The Stranger in the Woods is an easy read and entertaining. Which seems like an odd and callous thing to say about a real, live person who is clearly going through some real, live stuff. Even if he did just decide to go, he was discovered and arrested and pulled back into the world not by his choice. While the book is easy and entertaining, I’m not sure it should be? Like, shouldn’t I feel his pain and suffering along with him as he slowly reacclimatizes to being around people?
I don’t know. Would I recommend it? Yes, as a starting place and a story. But no if you’re looking for a psychological profile that wants you to ask difficult questions.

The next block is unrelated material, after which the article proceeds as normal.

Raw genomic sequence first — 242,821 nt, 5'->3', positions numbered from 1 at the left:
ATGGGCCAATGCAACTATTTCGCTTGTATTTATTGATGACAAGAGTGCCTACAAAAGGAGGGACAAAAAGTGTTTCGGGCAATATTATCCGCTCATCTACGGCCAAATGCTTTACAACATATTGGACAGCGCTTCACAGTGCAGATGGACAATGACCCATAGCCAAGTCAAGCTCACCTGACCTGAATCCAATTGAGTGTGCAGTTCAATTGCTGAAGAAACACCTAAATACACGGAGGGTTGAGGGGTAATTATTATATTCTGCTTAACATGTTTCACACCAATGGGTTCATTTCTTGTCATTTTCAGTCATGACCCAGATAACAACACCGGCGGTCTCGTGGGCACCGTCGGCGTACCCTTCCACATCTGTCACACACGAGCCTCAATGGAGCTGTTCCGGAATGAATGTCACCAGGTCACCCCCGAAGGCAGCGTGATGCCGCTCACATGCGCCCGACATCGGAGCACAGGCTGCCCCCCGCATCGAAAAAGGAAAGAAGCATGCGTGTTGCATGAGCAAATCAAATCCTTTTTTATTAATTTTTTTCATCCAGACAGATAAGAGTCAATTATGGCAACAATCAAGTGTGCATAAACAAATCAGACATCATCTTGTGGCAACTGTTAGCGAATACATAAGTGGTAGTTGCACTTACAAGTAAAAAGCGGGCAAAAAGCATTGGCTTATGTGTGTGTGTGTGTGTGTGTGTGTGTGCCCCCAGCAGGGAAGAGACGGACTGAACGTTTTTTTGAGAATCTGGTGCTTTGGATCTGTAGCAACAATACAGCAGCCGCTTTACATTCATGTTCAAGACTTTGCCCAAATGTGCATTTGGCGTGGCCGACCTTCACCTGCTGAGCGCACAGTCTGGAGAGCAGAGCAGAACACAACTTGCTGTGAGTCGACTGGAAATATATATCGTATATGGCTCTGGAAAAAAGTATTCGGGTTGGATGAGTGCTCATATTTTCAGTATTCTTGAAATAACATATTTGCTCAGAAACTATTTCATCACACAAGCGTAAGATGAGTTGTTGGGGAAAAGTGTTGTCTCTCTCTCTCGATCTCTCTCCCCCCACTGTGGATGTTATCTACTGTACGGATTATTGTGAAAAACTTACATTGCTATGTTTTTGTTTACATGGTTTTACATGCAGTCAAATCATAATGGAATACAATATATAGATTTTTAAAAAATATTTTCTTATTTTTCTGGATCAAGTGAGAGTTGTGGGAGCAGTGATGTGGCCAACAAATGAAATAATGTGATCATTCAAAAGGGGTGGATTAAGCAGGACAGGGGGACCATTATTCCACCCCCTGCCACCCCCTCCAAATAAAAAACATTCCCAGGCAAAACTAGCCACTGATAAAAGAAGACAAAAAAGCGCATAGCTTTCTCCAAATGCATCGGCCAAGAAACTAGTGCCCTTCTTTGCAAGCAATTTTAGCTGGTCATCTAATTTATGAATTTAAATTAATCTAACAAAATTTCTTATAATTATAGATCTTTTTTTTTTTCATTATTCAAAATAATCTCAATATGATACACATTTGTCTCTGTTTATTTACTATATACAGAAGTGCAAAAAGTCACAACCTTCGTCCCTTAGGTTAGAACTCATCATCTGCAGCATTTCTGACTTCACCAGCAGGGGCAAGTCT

I am always up for a good book about either Paris or walking as a form of meditation. Flaneuse is a combination of the two. It’s part memoir, part exploration of other women walking around in art (literature, music, movies) in many cities – not just Paris – and taking the time to absorb the world around them.
Flaneuse was good, and reminded me that time is often more valuable than money, happiness-wise. Recommended.
How to Read Novels Like a Professor gives you the tools to better analyze a novel: things like voice and chapter structure and ideas and beginnings and endings. But the thesis of the book is something near and dear to my heart: that you, as a reader, when you engage with a book, you make it better. These are the tools that Foster is giving you to better, more wholly engage with a work of fiction.